Wednesday, August 20th 2008

ASUS X58-based ROG Implementation will Support both SLI and Crossfire

The functionality of NVIDIA SLI and ATI Crossfire on the same motherboard isn't something new, we saw Intel's high-end D5400XS "Skulltrail" support it, where it used BR-04 chips made by NVIDIA to support the SLI functionality. Not much has changed with NVIDIA's plans on cashing in on the first wave of Nehalem LGA-1366 processor even though it's not ready with a native chipset for the new Intel chip, the nForce 200 (BR-04) chips will be used on some motherboards based on the Intel X58 chipset, thereby making the motherboard support both NVIDIA SLI technology. ASUS will release a high-end motherboard targeted at the gaming and overclocking community branded under the Republic of Gamers (ROG) banner. This board, according to a recent presentation by ASUS supports SLI and Crossfire.

Derek Yu, responsible for the R.O.G. series, told NordicHardware that the new NF200 is already performing adequately in most cases, and above expectations in other. He also revealed that the NF200 (BR-04) chip is hot (temperature-wise), like so many other chips form NVIDIA, and that ASUS has had to look at a variety of cooling solutions to keep the temperatures at bay.

Source: NordicHardware
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16 Comments on ASUS X58-based ROG Implementation will Support both SLI and Crossfire

#1
chron
Now all we need is a board to support slifire, where you can run two video cards, one from each vendor :D
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#2
-1nf1n1ty-
THANK YOU SWEET JESUS, time to save money to buy this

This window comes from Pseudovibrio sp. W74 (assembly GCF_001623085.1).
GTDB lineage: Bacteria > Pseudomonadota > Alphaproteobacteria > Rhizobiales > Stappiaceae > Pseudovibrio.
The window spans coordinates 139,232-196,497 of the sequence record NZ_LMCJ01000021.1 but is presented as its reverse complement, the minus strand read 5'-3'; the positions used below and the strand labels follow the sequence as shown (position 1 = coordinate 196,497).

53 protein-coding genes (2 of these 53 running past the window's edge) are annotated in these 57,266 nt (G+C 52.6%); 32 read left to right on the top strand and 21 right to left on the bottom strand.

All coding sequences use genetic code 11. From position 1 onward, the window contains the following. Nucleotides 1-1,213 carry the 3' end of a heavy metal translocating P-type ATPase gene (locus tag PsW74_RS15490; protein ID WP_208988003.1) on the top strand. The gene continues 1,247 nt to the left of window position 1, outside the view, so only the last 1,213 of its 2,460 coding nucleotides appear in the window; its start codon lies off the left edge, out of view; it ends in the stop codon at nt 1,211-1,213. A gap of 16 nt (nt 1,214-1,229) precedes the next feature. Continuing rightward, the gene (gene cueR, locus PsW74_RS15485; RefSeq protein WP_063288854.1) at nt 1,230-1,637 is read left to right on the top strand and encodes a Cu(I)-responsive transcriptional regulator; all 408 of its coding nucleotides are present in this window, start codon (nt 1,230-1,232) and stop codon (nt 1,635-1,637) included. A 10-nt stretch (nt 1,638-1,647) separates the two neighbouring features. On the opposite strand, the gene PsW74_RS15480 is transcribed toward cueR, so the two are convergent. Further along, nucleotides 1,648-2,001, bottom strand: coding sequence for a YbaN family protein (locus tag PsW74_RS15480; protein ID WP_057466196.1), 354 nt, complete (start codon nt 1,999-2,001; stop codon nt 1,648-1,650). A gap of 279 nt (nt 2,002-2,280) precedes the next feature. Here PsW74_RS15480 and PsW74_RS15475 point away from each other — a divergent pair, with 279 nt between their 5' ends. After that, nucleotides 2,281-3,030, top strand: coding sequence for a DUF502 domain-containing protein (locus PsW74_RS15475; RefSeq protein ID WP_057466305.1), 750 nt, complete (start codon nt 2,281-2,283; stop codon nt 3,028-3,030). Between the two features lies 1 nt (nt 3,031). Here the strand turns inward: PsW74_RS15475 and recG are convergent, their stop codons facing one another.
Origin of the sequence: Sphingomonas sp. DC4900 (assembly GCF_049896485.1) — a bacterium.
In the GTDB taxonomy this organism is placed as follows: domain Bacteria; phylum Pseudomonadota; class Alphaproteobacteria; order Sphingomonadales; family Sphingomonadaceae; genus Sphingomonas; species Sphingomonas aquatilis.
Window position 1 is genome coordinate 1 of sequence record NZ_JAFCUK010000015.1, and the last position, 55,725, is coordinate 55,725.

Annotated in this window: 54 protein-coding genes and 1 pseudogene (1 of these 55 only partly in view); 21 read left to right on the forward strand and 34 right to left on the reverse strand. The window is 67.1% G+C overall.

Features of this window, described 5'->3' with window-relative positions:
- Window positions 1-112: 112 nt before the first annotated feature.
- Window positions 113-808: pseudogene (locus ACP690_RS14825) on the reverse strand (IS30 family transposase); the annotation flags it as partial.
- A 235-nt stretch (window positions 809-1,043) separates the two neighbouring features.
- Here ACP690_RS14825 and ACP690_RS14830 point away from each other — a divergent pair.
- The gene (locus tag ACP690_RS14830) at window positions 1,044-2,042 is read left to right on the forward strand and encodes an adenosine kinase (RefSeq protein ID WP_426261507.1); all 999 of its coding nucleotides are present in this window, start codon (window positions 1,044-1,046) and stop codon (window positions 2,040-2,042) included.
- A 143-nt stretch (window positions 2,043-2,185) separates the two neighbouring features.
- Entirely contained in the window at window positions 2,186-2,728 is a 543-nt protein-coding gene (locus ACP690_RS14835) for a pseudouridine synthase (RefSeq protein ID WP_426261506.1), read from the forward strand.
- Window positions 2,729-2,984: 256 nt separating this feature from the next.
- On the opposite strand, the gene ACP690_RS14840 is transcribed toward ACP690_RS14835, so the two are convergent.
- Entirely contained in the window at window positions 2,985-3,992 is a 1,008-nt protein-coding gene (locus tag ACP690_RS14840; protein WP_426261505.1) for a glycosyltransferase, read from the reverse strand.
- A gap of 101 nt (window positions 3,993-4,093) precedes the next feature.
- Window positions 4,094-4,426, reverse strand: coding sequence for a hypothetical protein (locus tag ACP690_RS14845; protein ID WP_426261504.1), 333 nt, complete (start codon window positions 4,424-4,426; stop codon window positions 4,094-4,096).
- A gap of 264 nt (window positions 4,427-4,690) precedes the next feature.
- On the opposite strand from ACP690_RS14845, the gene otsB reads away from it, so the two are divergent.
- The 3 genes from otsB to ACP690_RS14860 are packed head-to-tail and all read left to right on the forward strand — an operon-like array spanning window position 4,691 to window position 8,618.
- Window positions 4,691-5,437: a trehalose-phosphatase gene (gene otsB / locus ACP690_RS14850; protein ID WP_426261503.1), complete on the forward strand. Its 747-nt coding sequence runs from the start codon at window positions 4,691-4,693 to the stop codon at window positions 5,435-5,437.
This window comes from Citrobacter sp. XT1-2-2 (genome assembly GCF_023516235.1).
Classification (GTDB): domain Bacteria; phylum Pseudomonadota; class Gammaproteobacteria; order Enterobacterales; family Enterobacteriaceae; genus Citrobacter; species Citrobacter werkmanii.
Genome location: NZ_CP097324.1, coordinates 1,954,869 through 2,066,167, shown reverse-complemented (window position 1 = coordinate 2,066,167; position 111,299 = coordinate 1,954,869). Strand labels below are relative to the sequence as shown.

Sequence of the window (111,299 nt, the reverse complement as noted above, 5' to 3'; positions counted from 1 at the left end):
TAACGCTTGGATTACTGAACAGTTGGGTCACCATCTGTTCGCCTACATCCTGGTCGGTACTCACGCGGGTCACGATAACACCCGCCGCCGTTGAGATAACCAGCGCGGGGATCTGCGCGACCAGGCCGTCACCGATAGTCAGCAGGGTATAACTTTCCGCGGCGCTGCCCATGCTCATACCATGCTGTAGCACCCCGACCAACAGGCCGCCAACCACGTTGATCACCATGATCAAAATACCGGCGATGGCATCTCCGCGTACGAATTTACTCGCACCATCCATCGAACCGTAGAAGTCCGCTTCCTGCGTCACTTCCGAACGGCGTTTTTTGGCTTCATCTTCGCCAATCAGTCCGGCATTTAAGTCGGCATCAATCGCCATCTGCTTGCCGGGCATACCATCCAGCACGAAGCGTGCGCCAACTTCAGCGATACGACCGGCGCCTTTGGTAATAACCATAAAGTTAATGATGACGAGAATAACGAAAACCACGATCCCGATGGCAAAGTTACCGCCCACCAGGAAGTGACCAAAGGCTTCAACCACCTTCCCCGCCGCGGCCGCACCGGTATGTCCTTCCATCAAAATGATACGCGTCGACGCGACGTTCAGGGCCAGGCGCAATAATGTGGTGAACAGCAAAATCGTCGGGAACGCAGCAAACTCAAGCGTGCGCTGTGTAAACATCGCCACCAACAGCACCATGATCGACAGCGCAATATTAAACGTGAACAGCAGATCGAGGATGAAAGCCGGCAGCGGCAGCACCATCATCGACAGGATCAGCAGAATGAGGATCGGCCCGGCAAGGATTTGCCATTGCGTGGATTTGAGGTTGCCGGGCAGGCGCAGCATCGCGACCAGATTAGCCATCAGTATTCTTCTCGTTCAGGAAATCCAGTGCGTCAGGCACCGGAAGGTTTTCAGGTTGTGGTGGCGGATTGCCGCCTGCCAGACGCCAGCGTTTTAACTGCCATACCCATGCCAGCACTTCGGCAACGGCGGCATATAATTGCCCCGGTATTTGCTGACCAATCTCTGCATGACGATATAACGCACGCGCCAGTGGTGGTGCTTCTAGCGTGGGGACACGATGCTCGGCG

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#3
CDdude55
Crazy 4 TPU!!!
Thats awesome. But will cost an arm and a leg(literally),:(
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#4
jbunch07
I don't know why they didn't think of that earlier.
I like how they used the comic book characters to represent.
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#5
Metzen
by: chron
Now all we need is a board to support slifire, where you can run two video cards, one from each vendor :D
Vista prevents you from doing this.
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#6
Darkrealms
I thought Nvidias chips weren't going to be ready for retail distribution in time for the X58s? And the X58s time frame was moved forward.
It will be interesting to see how they solve their heat problems this time. Anyone remember the faulty A8N-SLI fans that went bad and killed board functionality. Free replacement though : )

by: btarunr
Nehalem LGA-1366 processor even tough (though) it's not ready with a
Sorry it was bugging me : (
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#7
jbunch07
by: Metzen
Vista prevents you from doing this.
nonsense. we will just get solaris17 to whip us up some drivers to support it. ;)
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#8
REVHEAD
This is the last thing we need .

Another dodgey unnneeded component on the motherboard to generate more heat and hinder high overclocks, I was excited to see the Northbridge would be a thing of the past but now this.

Nvidia need to stop these pathetic tricks to keep there revenue flowing, they know we dont need the NF200 but they will assure us we do and we pay a premium for it. I am really getting sick and tired of this.
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#9
Octavean
Hot, likely expensive and likely a little late to the Nehalem LGA-1366 party,…….I’ll just go for a standard X58 board.
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#10
btarunr
Editor & Senior Moderator
I wish someone made such a board for us lesser mortals (AM2+ users). :(

by: REVHEAD
Another dodgey unnneeded component on the motherboard to generate more heat and hinder high overclocks, I was excited to see the Northbridge would be a thing of the past but now this.